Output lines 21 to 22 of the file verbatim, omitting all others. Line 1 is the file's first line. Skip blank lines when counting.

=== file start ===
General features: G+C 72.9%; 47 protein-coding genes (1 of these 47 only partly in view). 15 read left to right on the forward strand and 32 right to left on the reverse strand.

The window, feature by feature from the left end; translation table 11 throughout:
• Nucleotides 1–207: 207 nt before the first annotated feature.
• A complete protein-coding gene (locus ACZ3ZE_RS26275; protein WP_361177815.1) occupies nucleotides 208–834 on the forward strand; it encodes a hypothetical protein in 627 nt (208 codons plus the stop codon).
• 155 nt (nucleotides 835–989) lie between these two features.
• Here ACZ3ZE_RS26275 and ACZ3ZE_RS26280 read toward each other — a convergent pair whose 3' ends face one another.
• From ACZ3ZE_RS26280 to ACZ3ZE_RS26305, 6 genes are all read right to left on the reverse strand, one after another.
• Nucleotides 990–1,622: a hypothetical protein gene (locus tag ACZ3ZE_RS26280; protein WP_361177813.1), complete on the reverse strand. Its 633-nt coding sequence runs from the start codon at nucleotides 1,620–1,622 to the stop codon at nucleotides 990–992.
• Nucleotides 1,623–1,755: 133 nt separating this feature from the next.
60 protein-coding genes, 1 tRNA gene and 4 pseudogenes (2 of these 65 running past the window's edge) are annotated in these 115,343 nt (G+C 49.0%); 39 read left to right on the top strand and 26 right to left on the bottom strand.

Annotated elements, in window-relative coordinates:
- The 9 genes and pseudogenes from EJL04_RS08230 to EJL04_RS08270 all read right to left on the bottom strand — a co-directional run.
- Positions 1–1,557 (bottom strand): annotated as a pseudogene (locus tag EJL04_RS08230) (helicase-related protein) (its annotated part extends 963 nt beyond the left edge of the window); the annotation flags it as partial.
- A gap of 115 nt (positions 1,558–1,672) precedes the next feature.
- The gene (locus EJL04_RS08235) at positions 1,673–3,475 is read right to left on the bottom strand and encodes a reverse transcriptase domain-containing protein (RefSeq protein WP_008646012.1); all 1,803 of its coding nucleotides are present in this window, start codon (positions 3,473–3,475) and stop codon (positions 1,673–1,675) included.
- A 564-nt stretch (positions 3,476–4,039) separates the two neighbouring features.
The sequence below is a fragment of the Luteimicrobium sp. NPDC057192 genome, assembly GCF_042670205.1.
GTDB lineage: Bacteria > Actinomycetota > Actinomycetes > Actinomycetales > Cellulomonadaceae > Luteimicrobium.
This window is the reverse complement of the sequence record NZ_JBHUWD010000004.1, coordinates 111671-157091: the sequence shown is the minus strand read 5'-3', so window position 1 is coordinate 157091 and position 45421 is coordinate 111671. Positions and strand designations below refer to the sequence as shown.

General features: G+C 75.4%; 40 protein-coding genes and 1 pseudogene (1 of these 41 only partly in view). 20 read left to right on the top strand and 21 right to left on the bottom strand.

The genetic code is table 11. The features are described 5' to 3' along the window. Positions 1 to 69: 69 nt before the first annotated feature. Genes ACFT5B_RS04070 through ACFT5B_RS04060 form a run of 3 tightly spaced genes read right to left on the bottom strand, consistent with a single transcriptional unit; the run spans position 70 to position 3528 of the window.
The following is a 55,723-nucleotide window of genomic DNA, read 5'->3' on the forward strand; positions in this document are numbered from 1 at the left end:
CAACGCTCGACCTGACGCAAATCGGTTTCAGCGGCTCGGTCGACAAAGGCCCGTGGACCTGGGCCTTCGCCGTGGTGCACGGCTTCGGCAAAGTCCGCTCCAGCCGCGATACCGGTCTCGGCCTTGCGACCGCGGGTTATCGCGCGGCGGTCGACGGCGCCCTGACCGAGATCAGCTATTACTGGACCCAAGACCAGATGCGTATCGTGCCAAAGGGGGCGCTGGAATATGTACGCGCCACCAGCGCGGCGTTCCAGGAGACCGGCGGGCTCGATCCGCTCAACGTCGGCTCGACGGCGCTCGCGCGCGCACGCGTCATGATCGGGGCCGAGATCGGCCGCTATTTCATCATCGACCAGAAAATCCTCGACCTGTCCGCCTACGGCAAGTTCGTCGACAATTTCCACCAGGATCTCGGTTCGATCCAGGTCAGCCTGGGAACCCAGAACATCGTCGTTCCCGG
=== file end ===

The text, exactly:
The genetic code is table 11. The features are described 5' to 3' along the window. Positions 1 to 69: 69 nt before the first annotated feature. Genes ACFT5B_RS04070 through ACFT5B_RS04060 form a run of 3 tightly spaced genes read right to left on the bottom strand, consistent with a single transcriptional unit; the run spans position 70 to position 3528 of the window.
The following is a 55,723-nucleotide window of genomic DNA, read 5'->3' on the forward strand; positions in this document are numbered from 1 at the left end: